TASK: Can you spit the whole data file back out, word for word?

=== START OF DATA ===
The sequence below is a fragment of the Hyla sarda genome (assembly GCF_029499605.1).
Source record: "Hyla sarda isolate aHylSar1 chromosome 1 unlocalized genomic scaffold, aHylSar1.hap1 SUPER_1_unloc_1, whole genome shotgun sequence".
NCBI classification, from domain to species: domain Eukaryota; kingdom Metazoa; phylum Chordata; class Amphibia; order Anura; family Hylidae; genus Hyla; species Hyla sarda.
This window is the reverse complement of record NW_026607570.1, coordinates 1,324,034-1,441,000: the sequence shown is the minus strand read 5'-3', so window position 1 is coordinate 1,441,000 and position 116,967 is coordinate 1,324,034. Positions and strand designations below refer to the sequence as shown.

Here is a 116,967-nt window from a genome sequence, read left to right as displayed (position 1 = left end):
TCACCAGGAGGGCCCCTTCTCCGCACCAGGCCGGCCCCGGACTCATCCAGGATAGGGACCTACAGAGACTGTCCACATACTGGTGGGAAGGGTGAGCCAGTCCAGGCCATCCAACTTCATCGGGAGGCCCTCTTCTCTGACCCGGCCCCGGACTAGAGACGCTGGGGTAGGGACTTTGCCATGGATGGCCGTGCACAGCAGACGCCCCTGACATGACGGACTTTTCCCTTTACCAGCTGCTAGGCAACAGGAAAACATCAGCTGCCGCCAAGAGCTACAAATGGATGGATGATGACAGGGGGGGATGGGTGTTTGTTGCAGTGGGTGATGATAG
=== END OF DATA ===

The sequence below is a fragment of the Hyla sarda genome (assembly GCF_029499605.1).
Source record: "Hyla sarda isolate aHylSar1 chromosome 1 unlocalized genomic scaffold, aHylSar1.hap1 SUPER_1_unloc_1, whole genome shotgun sequence".
NCBI classification, from domain to species: domain Eukaryota; kingdom Metazoa; phylum Chordata; class Amphibia; order Anura; family Hylidae; genus Hyla; species Hyla sarda.
This window is the reverse complement of record NW_026607570.1, coordinates 1,324,034-1,441,000: the sequence shown is the minus strand read 5'-3', so window position 1 is coordinate 1,441,000 and position 116,967 is coordinate 1,324,034. Positions and strand designations below refer to the sequence as shown.

Here is a 116,967-nt window from a genome sequence, read left to right as displayed (position 1 = left end):
TCACCAGGAGGGCCCCTTCTCCGCACCAGGCCGGCCCCGGACTCATCCAGGATAGGGACCTACAGAGACTGTCCACATACTGGTGGGAAGGGTGAGCCAGTCCAGGCCATCCAACTTCATCGGGAGGCCCTCTTCTCTGACCCGGCCCCGGACTAGAGACGCTGGGGTAGGGACTTTGCCATGGATGGCCGTGCACAGCAGACGCCCCTGACATGACGGACTTTTCCCTTTACCAGCTGCTAGGCAACAGGAAAACATCAGCTGCCGCCAAGAGCTACAAATGGATGGATGATGACAGGGGGGGATGGGTGTTTGTTGCAGTGGGTGATGATAG